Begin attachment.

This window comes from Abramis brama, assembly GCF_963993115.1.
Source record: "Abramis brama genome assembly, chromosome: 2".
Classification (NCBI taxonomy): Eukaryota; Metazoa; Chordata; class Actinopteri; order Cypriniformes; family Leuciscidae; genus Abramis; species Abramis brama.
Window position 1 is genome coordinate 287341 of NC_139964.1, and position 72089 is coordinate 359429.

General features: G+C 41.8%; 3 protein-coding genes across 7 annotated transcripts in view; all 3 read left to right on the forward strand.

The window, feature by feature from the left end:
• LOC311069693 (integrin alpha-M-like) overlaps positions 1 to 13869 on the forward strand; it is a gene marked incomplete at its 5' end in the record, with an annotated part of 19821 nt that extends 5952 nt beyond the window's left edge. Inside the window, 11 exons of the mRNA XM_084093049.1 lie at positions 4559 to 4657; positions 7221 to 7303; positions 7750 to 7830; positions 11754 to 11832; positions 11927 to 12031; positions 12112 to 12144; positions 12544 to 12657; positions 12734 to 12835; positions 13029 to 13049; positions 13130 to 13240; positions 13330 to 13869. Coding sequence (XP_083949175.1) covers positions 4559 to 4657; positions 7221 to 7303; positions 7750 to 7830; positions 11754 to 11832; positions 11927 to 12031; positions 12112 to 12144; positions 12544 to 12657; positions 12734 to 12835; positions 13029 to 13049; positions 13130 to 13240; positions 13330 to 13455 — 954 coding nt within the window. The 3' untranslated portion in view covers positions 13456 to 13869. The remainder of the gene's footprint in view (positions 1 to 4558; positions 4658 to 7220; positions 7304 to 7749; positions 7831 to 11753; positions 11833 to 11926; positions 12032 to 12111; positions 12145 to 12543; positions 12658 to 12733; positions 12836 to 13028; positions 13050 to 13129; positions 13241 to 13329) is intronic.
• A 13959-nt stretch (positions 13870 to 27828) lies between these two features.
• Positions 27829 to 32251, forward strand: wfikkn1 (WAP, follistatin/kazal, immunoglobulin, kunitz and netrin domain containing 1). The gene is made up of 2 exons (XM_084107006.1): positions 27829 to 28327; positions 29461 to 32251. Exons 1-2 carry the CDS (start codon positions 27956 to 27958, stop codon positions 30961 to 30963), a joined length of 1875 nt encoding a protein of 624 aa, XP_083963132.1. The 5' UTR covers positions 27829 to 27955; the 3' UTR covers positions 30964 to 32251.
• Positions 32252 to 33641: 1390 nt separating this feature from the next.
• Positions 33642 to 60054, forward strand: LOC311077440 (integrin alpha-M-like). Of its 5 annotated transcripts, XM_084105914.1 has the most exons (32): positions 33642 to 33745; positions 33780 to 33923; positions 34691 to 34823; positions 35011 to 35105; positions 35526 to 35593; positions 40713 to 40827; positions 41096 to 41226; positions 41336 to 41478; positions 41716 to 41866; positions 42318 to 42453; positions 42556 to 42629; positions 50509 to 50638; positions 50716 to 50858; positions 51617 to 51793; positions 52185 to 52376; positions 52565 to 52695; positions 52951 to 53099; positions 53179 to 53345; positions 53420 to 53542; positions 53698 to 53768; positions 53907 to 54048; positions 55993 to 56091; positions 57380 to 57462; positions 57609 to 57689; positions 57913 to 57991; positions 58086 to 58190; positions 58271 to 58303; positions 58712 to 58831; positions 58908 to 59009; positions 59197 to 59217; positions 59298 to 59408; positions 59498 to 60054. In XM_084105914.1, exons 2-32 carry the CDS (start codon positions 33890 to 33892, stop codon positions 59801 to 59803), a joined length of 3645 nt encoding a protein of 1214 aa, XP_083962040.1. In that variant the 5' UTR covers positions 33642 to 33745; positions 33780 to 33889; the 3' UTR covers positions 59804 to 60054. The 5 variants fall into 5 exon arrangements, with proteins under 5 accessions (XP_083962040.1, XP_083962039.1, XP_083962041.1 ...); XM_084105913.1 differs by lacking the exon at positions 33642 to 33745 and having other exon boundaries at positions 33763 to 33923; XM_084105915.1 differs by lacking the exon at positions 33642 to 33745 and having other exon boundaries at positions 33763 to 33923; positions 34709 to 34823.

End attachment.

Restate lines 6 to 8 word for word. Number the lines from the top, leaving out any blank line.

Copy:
The window, feature by feature from the left end:
• LOC311069693 (integrin alpha-M-like) overlaps positions 1 to 13869 on the forward strand; it is a gene marked incomplete at its 5' end in the record, with an annotated part of 19821 nt that extends 5952 nt beyond the window's left edge. Inside the window, 11 exons of the mRNA XM_084093049.1 lie at positions 4559 to 4657; positions 7221 to 7303; positions 7750 to 7830; positions 11754 to 11832; positions 11927 to 12031; positions 12112 to 12144; positions 12544 to 12657; positions 12734 to 12835; positions 13029 to 13049; positions 13130 to 13240; positions 13330 to 13869. Coding sequence (XP_083949175.1) covers positions 4559 to 4657; positions 7221 to 7303; positions 7750 to 7830; positions 11754 to 11832; positions 11927 to 12031; positions 12112 to 12144; positions 12544 to 12657; positions 12734 to 12835; positions 13029 to 13049; positions 13130 to 13240; positions 13330 to 13455 — 954 coding nt within the window. The 3' untranslated portion in view covers positions 13456 to 13869. The remainder of the gene's footprint in view (positions 1 to 4558; positions 4658 to 7220; positions 7304 to 7749; positions 7831 to 11753; positions 11833 to 11926; positions 12032 to 12111; positions 12145 to 12543; positions 12658 to 12733; positions 12836 to 13028; positions 13050 to 13129; positions 13241 to 13329) is intronic.
• A 13959-nt stretch (positions 13870 to 27828) lies between these two features.